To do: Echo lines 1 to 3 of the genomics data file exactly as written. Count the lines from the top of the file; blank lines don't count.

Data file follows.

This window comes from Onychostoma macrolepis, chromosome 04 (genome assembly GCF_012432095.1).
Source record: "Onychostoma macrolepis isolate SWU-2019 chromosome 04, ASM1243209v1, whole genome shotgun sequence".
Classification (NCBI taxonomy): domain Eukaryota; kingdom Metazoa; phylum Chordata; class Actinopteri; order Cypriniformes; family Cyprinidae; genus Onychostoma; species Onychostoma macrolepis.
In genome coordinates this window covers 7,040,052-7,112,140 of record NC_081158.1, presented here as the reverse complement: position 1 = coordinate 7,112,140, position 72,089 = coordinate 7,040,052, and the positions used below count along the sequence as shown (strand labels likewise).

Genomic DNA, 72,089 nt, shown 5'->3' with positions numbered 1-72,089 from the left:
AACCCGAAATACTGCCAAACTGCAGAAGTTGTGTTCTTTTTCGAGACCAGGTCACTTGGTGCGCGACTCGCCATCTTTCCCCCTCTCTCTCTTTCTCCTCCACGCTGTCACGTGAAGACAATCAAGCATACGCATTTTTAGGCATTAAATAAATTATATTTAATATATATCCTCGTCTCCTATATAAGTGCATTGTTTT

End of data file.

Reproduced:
This window comes from Onychostoma macrolepis, chromosome 04 (genome assembly GCF_012432095.1).
Source record: "Onychostoma macrolepis isolate SWU-2019 chromosome 04, ASM1243209v1, whole genome shotgun sequence".
Classification (NCBI taxonomy): domain Eukaryota; kingdom Metazoa; phylum Chordata; class Actinopteri; order Cypriniformes; family Cyprinidae; genus Onychostoma; species Onychostoma macrolepis.